After missing the entire 2011 campaign due to an injury, former Houston Astros' first-round pick Jason Castro just might be ready to go for opening day in 2012. The catcher is battling for a roster spot with Chris Snyder and Humberto Quintero.
Everyone in the Astros' brick red or in the front office has the same thought at the forefront when it comes to what will make a successful spring training: good health.
And so, as camp kicked off this week with the usual optimism and ability to throw away last year's 56-106 record, the club is getting good news every day with the recovery of catcher Jason Castro
Castro missed last season because of an ACL tear and had a setback in the Arizona Fall League requiring surgery to remove a sesamoid bone in his foot.
Castro has gradually increased his workload the first few days of spring, getting into running and adding to his routine.
"As far as health goes, I'm ready to go," Castro said. "I'm sure we'll ease back into it a little bit."
Castro still has the April 6 regular-season opener as a goal, so he's not really focused on any deadlines within the Grapefruit League season.
With Chris Snyder
and Humberto Quintero
also on the roster, general manager Jeff Luhnow acknowledged that there will be some true competition. After going back and forth this offseason, the team is not looking to take three catchers.
"He, like everybody else, is going to have to win that spot," Luhnow said of Castro.
The health of the former No. 1 pick projected to be the starting catcher last year will probably be the biggest individual storyline of camp.
Astros Notes & Quotes
RHP Livan Hernandez reported for his 17th major league season and first with the Astros as he looks to gain a spot in the crowded battle for the rotation. Hernandez brings to the Astros mostly the ability to pitch deep into games and deep into seasons, 10 times reaching 200 innings.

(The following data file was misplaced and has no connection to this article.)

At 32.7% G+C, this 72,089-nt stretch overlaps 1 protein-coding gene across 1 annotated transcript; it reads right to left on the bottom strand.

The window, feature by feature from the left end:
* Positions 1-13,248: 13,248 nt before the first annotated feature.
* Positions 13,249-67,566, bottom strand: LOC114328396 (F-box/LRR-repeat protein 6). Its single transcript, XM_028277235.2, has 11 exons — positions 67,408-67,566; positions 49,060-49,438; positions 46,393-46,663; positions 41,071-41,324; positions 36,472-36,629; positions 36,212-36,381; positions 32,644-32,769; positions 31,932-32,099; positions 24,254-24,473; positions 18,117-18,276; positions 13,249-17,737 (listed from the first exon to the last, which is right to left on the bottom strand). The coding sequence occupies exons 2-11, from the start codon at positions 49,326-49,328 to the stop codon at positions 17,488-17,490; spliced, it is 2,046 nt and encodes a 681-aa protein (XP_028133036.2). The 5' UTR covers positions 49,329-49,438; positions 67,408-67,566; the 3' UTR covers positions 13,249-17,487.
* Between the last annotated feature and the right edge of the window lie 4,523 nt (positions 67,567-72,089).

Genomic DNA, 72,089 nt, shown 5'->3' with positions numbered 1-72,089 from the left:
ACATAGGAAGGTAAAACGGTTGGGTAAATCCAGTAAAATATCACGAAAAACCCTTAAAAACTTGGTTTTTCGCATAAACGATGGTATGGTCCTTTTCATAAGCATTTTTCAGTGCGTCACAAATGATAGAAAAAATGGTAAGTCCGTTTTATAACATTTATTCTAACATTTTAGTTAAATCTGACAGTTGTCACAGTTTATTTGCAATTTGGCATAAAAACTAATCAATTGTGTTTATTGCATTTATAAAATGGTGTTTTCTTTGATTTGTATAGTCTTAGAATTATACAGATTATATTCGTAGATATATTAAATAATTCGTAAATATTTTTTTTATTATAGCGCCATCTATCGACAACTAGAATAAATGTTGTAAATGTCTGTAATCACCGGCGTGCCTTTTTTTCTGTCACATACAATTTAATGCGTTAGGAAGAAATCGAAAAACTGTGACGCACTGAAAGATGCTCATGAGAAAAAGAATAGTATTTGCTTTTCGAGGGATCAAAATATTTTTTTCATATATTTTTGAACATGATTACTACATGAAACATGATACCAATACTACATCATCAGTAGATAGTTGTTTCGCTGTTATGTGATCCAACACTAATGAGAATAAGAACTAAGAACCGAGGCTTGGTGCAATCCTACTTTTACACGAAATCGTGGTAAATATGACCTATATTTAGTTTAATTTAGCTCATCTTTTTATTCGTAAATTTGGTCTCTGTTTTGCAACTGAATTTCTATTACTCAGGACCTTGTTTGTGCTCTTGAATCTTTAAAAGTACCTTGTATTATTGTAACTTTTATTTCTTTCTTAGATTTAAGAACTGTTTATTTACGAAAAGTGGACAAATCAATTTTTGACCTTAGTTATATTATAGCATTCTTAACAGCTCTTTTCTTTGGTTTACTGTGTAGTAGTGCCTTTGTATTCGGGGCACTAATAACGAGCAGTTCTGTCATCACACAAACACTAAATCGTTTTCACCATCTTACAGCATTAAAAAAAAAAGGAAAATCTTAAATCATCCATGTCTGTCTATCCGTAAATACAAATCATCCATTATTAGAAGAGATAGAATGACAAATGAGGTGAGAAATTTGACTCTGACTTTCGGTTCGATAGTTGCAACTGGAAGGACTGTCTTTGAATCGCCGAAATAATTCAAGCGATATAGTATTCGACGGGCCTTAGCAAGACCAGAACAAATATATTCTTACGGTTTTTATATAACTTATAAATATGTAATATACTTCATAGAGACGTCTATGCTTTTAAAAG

"A starting pitcher, like Nolan Ryan says, is supposed to pitch more than five innings," Hernandez said. "We're supposed to pitch longer to keep the bullpen fresh, and so I try to throw more than 200 innings every year."
LHP Wandy Rodriguez had an early scare in spring training when his back tightened up during his second bullpen session. "I just stopped because I felt a little bit sore and I didn't want to throw more," Rodriguez said. The injury was not considered serious, but is the latest in a recent run of spring health issues for him.
RHP Kyle Weiland is on the periphery of the Astros' race for the rotation after being acquired from Boston, where he pitched well in the minors but struggled in a short stint with the big club. Should he not make the rotation, he's more likely ticketed for Class AAA Oklahoma City than for the bullpen.
"We need to see if we think that he has that type of stuff to put into a bullpen," manager Brad Mills said. "Right off the bat from what we've seen, I think we'd probably prefer to keep him in the rotation, if not here then in Oklahoma City or wherever."
LF J.D. Martinez was part of a large group of position players to report to camp early. In fact, the young Astros had eight of their nine projected starters in place at least four days early.
"Everyone has an understanding of the opportunity that's available here and knows what the situation is," Martinez said. "Everybody wants a spot. It's going to be very competitive this spring."
OF Fernando Martinez is eager for a new start with a new team. The Astros claimed the 23-year-old with a long history of knee problems on waivers from the New York Mets after a tumultuous career that saw him plummet from elite prospect status. "I've spent all my life with the Mets and I appreciate the opportunity the Mets gave me," Martinez said. "Right now I feel very grateful to be here and to see new people."
LHP Sergio Escalona hyperextended his left elbow in a hitting drill, unfortunate for a player who has never had a plate appearance in his big-league career. "We talk to them about hurting themselves, and that didn't go over real well, obviously because somehow he got hurt," manager Brad Mills said.
By the Numbers: 90 – Days between Jim Crane's buying the Astros and the day he addressed the team at the opening of spring training, which he called a dream come true after three failed attempts to buy baseball teams.
Quote to Note: "I wake up at 5:30 every day for spring training and get here at 6:10 or 6:15 every day. Trust me, I still love this game. You've got to love this game to get up at 5:30." -- RHP Livan Hernandez on what drives him in Year 17.